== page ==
Last Friday, the New York Times detailed the antics of a gentleman who
may be a contender for the web’s most unscrupulous merchant. Unlike
other unscrupulous merchants, including the lazy, the flaky and the
scammy, “Mr. B” has taken great pride in his unsavory — and potentially
criminal — treatment of customers.
Many of the responses to the New York Times piece have centered on
Google’s role in Mr. B’s online business, which sells eyewear online.
That’s because Mr. B worked his site up the rankings by taking advantage
of the fact that many of the complaints being posted about his business
online were generating valuable backlinks despite the fact that these
backlinks, of course, were not really positive signals.
But in my opinion, Mr. B’s story isn’t an indictment of Google. There are a number of lessons and truths for merchants in the story. Here are several.
The customer isn’t always right
I hate that phrase — the customer is always right. Why is the merchant always wrong? Can the customer ever be wrong? Is that not possible?
Explaining why he has such a negative opinion of his customers, Mr. B explains that customers “lied and changed their minds in ways that cost him money.” So he simply “stopped caring” and started telling them what he really thought.
While Mr. B’s opinion of even the most problematic customers appears to be very, very unhealthy, he does raise an important point: the customer isn’t always right. While honest customers almost always far outnumber bad apple customers, the latter do exist. In some cases, their behavior is infuriating. Just ask a merchant who has ever had to deal with a fraudulent chargeback on a high-ticket item.
Of course, this doesn’t excuse Mr. B’s attitude. If you’re not willing to take the good with the bad, selling online probably isn’t the career for you.
Negative reviews aren’t the end of the world
When I fly to Las Vegas I look down and see all these houses…If someone in one of those houses buys from DecorMyEyes and ends up hating the company, it doesn’t matter. All those other houses are filled with people, too, and they will come knocking.
While it may not be advisable to build a business that relies solely on new customer acquisition (because you have no repeat customers), it’s not exactly impossible to do so. There are a lot of potential customers out there, and no matter how negative the chatter about your business, chances are that many, if not most, won’t be exposed to the negative chatter before making a purchase. Mr. B wants to serve only those individuals because they far outnumber the number of individuals who will look him up.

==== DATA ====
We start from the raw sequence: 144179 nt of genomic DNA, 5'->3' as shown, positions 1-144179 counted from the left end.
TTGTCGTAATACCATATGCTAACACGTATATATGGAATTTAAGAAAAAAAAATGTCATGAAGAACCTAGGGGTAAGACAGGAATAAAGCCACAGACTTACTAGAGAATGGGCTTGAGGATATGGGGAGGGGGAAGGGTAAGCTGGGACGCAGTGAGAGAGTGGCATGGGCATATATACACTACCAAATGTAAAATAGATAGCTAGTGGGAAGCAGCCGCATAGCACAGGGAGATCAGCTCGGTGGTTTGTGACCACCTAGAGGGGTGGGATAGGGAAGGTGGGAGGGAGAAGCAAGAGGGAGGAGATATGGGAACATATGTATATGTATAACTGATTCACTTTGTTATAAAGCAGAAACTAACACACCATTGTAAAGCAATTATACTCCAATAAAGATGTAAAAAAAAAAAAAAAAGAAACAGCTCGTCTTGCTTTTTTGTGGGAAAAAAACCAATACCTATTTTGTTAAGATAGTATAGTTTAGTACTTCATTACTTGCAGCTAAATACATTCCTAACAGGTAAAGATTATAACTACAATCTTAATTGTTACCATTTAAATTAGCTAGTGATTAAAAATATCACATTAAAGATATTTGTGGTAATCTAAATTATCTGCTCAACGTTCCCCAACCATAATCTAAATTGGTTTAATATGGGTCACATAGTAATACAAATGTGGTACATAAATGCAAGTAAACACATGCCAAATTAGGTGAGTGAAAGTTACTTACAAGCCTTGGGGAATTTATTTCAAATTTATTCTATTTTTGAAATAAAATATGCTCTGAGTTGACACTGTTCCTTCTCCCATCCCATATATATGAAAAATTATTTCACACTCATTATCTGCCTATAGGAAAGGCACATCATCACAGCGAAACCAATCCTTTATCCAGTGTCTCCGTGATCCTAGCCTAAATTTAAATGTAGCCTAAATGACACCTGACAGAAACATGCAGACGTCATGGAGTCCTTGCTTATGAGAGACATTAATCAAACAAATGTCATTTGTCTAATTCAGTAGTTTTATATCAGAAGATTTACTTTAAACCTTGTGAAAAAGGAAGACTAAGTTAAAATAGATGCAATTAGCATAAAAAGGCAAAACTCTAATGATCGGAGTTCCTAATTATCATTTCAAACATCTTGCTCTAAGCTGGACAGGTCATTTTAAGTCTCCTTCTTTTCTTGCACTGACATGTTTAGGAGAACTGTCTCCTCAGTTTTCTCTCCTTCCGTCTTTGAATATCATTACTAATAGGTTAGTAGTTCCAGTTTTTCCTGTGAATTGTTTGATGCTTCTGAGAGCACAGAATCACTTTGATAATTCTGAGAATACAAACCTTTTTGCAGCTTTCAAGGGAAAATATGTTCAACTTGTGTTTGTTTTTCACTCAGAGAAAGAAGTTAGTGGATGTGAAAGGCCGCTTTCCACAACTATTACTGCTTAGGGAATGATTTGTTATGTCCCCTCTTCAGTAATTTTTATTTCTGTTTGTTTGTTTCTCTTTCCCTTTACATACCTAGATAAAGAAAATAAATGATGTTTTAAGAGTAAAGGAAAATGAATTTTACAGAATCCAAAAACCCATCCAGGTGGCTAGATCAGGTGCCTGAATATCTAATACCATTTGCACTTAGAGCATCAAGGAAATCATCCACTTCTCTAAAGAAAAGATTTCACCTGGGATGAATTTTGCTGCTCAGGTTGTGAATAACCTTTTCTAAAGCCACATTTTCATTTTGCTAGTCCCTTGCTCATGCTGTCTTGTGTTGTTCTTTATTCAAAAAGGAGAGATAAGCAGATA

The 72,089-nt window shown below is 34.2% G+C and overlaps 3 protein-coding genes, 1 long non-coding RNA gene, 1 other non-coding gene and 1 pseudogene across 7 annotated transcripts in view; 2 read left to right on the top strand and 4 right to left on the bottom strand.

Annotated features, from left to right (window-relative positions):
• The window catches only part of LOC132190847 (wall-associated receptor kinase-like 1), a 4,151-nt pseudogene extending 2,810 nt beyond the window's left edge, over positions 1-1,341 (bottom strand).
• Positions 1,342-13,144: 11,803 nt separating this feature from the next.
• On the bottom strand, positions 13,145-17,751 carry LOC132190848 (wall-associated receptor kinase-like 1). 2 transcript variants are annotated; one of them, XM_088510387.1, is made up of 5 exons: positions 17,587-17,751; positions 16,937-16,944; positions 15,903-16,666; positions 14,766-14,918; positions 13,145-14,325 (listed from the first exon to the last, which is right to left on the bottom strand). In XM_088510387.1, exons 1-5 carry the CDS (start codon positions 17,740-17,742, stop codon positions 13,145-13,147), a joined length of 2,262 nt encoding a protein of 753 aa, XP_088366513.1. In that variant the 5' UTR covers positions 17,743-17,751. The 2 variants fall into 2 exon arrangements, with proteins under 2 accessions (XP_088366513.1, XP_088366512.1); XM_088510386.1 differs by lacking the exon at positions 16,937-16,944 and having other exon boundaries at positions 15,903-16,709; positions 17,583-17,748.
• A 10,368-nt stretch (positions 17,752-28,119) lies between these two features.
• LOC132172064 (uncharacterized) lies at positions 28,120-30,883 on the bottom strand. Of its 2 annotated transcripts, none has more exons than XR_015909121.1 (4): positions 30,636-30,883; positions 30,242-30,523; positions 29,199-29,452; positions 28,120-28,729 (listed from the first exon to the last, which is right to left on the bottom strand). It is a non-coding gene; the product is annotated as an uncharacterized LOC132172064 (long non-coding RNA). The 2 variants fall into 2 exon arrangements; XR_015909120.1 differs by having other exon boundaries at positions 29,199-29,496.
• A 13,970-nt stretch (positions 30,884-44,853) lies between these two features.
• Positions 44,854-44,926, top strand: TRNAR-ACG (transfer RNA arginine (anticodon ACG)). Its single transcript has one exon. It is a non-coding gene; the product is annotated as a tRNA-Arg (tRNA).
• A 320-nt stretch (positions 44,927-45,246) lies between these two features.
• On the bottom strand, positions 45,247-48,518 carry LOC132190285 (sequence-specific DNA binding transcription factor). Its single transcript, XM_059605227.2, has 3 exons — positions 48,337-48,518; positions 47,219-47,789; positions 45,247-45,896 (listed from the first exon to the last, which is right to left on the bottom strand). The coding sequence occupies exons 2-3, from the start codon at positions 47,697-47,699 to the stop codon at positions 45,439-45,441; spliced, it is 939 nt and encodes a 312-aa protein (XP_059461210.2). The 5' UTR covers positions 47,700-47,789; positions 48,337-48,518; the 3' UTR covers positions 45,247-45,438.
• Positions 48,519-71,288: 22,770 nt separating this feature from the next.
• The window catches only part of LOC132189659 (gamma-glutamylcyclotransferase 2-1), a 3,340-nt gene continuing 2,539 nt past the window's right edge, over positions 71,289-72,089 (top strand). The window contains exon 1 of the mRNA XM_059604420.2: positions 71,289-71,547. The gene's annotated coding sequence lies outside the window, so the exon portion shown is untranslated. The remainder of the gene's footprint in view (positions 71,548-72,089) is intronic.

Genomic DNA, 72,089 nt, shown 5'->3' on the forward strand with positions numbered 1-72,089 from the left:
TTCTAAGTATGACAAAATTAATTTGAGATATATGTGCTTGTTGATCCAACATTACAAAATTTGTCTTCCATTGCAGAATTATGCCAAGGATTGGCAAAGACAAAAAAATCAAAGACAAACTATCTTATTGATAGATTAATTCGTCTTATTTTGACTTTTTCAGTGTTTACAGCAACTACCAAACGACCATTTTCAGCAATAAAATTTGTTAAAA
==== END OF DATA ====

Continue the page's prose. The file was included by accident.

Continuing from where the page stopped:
The practical lesson here for sensible merchants: take pride in the good things people say about you, and aim to satisfy your customers. Where appropriate, respond to negative reviews. But remember that a bad review or two isn’t going to kill your company.
Google is gold
I never had the amount of traffic I have now since my 1st complaint. I am in heaven.
After discovering that negative online chatter could boost his site’s ranking for commercially important Google search queries far more easily and at much lower cost than ‘legitimate‘ techniques, Mr. B decided to make attracting negative attention the linchpin of his online marketing strategy.
While that may backfire because his audacious behavior made it into the pages of the New York Times, Mr. B’s story does serve as a reminder of the fact that Google can make or break an online business. Not surprisingly, some go to great lengths to boost their rankings, and if you’re more risk averse than your competitors, they may be winning out, at least temporarily, using questionable tactics.
Bad customer service takes effort
I’m sure this is taking a toll on my health. I probably won’t live as long as you.
Mediocre customer service is everywhere. It always has been, and always will be because the truth of the matter is that not every company has the ability or desire to go the extra mile.
But when it comes to good (or great) and bad (or horrible) customer service, effort is required. Mr. B is the perfect example of that. The New York Times piece makes it clear: he spends a significant amount of time and energy berating and harassing his customers. For better or worse, had he simply been unresponsive or shady, he probably would have found himself lumped in with other merchants who aren’t praised, but aren’t despised either.
Mr. B’s approach to customer service is, for obvious reasons, not likely to serve as the foundation of a sustainable long-term business. If the allegations made against him by some customers are true, his behaviour has been nothing short of appalling, and perhaps even criminal. But that doesn’t mean that there is nothing merchants can’t learn from his story. For better or worse, there is.